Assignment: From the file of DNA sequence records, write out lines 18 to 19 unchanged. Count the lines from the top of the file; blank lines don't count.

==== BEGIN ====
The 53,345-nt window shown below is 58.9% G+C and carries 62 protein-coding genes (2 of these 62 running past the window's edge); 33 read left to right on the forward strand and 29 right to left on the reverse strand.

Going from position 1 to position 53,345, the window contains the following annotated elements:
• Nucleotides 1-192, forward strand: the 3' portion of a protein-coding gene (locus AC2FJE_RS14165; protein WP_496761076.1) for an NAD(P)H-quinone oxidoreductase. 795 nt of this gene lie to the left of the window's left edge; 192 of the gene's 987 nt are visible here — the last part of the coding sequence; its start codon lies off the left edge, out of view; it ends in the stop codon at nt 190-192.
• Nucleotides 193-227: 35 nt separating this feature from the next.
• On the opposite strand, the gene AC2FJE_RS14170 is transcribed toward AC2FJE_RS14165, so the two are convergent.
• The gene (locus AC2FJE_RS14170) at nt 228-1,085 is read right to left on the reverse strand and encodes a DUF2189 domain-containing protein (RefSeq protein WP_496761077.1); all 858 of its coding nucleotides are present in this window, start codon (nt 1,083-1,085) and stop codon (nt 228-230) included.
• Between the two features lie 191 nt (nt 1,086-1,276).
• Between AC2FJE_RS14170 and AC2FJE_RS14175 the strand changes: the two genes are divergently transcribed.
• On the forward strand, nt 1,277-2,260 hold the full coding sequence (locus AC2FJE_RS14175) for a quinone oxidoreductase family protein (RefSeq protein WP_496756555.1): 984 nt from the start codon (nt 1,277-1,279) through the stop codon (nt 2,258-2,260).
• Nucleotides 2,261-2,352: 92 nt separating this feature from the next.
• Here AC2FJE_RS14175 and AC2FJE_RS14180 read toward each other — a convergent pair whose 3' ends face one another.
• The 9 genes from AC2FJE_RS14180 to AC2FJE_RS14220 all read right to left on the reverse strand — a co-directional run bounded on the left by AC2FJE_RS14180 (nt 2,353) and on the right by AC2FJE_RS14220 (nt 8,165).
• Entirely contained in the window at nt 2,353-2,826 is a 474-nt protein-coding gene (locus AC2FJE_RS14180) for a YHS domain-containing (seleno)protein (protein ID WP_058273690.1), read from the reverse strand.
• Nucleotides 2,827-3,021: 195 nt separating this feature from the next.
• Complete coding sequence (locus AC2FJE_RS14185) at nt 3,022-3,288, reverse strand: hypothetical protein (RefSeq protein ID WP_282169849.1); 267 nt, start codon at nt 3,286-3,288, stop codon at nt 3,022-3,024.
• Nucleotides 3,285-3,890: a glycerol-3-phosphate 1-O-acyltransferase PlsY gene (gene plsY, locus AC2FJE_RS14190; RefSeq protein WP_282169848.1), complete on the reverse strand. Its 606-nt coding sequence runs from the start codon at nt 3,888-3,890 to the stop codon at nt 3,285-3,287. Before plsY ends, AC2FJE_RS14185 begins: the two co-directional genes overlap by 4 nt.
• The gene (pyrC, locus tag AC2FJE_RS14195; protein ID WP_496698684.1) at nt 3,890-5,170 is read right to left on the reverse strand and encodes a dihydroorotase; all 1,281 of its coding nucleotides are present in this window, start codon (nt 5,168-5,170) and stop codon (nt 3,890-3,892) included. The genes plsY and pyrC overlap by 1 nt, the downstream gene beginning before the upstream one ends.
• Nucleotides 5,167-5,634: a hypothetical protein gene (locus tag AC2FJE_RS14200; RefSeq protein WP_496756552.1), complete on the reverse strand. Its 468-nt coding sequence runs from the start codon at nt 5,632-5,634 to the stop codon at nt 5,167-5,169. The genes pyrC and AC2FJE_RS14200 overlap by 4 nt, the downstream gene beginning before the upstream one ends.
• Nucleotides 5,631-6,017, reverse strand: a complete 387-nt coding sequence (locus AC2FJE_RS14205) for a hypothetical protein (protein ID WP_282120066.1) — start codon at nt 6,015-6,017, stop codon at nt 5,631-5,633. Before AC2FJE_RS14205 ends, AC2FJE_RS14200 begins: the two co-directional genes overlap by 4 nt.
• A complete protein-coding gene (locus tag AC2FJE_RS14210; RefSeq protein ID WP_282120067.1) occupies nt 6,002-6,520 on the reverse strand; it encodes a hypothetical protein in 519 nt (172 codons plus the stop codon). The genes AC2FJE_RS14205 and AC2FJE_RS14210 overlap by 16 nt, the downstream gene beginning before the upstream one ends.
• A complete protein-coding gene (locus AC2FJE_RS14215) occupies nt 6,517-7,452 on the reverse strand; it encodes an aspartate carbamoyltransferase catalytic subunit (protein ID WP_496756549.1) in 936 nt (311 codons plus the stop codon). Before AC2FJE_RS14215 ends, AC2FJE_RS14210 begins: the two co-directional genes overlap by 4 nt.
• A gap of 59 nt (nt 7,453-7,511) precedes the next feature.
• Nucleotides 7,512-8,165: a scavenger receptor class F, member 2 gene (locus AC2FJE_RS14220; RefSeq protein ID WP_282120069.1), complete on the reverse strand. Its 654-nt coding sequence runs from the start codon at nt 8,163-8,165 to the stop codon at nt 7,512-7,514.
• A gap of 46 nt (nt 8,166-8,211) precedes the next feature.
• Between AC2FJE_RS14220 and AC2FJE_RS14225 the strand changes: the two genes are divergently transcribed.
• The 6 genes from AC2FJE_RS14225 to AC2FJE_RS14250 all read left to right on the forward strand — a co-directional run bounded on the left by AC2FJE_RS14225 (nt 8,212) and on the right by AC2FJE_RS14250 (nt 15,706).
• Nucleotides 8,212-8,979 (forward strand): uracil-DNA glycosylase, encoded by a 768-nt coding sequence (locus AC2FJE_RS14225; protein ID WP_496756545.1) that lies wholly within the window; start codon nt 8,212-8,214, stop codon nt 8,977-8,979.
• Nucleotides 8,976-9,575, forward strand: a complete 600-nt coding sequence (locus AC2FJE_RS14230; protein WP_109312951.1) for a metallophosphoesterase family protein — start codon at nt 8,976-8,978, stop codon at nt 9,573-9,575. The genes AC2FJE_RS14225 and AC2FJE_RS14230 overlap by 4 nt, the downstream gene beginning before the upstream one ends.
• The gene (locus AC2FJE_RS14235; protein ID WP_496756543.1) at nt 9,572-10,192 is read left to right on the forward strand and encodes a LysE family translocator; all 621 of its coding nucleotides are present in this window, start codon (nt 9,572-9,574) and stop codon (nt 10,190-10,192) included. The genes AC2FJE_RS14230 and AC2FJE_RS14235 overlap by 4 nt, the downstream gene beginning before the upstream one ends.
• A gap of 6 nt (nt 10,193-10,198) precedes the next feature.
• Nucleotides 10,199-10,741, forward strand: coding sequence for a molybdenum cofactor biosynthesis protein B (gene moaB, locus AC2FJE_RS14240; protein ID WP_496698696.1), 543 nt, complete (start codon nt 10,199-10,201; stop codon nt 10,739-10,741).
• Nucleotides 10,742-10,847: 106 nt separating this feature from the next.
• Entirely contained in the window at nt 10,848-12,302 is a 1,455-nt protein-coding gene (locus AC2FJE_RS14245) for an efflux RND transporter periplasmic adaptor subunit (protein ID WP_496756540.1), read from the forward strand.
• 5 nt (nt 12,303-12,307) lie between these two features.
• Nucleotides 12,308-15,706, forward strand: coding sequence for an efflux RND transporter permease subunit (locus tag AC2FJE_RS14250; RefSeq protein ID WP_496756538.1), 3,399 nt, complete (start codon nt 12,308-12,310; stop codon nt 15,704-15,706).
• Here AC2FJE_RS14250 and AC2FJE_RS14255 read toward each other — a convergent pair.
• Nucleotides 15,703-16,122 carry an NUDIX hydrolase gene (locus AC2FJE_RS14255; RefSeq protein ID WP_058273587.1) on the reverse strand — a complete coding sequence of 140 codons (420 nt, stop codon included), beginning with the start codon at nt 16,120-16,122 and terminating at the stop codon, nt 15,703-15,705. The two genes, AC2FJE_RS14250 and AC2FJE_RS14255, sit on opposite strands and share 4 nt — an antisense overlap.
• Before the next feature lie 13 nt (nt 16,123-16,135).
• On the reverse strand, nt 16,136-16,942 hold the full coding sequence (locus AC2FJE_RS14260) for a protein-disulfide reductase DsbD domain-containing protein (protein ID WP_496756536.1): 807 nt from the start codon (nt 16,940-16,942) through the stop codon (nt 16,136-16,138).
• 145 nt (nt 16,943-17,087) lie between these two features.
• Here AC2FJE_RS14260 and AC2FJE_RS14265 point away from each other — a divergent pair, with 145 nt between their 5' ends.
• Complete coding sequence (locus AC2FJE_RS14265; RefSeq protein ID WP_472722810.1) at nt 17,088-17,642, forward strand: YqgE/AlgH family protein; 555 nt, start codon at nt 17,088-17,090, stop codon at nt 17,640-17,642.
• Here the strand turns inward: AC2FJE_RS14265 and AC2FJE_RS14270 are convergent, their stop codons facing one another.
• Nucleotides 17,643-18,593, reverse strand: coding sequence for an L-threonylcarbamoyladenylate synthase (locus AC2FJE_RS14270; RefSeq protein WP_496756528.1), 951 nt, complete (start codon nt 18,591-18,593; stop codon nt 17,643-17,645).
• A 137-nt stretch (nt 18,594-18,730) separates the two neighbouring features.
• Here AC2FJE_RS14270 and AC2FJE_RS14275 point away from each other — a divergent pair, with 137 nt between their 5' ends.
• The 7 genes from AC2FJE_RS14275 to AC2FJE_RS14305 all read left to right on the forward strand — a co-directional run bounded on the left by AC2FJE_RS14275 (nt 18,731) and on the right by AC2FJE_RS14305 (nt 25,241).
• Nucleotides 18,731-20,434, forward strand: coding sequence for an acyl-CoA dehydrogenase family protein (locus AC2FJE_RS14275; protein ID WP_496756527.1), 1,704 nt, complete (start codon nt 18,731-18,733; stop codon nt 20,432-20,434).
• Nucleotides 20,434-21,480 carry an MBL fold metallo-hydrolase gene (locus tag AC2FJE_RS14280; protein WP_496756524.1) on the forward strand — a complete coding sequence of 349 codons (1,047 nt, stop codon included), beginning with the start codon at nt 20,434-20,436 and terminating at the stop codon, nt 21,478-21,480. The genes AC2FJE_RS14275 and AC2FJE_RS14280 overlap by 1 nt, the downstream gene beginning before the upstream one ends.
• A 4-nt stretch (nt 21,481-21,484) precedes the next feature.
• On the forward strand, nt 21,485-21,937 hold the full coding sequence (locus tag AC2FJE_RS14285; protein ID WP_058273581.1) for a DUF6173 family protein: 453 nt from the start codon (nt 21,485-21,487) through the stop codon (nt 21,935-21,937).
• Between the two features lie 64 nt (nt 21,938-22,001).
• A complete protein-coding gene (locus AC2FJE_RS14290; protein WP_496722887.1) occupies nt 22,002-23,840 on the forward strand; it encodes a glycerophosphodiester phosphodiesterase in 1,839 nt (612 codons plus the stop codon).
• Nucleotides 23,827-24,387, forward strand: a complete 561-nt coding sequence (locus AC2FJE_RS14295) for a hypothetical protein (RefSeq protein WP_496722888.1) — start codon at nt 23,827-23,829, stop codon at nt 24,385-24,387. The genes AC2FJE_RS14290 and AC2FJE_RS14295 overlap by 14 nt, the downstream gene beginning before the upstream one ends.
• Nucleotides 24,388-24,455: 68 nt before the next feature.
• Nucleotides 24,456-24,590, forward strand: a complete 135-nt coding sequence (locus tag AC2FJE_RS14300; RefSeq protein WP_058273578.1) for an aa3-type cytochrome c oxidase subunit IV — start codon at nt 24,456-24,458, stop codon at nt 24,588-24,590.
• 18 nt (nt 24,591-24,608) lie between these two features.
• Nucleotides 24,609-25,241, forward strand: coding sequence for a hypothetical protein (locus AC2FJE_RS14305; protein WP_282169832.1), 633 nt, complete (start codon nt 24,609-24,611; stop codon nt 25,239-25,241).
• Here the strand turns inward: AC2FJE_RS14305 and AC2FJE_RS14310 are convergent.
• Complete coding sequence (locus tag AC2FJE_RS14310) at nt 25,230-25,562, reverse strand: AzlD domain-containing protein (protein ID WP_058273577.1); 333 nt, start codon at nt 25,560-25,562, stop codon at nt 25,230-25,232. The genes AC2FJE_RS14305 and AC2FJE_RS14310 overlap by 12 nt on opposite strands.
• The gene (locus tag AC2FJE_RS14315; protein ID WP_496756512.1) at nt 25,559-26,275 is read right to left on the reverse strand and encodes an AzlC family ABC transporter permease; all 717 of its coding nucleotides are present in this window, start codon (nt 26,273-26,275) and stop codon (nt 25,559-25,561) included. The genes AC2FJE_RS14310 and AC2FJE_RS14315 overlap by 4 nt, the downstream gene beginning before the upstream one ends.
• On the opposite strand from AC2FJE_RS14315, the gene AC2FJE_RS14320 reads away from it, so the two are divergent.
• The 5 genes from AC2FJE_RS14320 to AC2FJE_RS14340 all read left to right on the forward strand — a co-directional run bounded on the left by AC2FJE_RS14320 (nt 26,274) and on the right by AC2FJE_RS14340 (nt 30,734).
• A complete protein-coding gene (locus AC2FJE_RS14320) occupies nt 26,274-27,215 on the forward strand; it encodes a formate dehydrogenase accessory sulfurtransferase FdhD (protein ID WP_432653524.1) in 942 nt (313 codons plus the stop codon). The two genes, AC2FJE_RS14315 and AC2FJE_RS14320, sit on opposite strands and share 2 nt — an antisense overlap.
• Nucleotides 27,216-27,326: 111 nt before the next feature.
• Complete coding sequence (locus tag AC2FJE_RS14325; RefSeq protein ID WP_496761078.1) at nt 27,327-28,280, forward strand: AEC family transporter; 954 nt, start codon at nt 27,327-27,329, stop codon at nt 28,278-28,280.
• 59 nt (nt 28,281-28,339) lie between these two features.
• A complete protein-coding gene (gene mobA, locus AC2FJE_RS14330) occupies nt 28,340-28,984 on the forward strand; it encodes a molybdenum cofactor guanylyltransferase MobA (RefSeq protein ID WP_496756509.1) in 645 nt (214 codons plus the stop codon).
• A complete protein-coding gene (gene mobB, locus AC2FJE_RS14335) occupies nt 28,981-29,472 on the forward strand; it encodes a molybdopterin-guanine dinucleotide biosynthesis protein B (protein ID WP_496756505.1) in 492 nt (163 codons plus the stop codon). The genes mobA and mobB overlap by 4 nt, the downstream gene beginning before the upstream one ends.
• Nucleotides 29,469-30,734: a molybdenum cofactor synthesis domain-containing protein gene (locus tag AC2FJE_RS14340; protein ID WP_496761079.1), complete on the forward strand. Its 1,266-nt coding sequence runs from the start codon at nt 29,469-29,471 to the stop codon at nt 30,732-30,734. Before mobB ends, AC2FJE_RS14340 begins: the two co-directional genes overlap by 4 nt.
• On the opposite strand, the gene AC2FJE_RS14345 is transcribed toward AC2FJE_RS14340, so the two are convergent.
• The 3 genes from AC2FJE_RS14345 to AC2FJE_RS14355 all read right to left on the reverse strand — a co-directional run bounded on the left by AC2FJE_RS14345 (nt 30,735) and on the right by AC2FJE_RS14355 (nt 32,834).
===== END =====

• Nucleotides 5,167-5,634: a hypothetical protein gene (locus tag AC2FJE_RS14200; RefSeq protein WP_496756552.1), complete on the reverse strand. Its 468-nt coding sequence runs from the start codon at nt 5,632-5,634 to the stop codon at nt 5,167-5,169. The genes pyrC and AC2FJE_RS14200 overlap by 4 nt, the downstream gene beginning before the upstream one ends.
• Nucleotides 5,631-6,017, reverse strand: a complete 387-nt coding sequence (locus AC2FJE_RS14205) for a hypothetical protein (protein ID WP_282120066.1) — start codon at nt 6,015-6,017, stop codon at nt 5,631-5,633. Before AC2FJE_RS14205 ends, AC2FJE_RS14200 begins: the two co-directional genes overlap by 4 nt.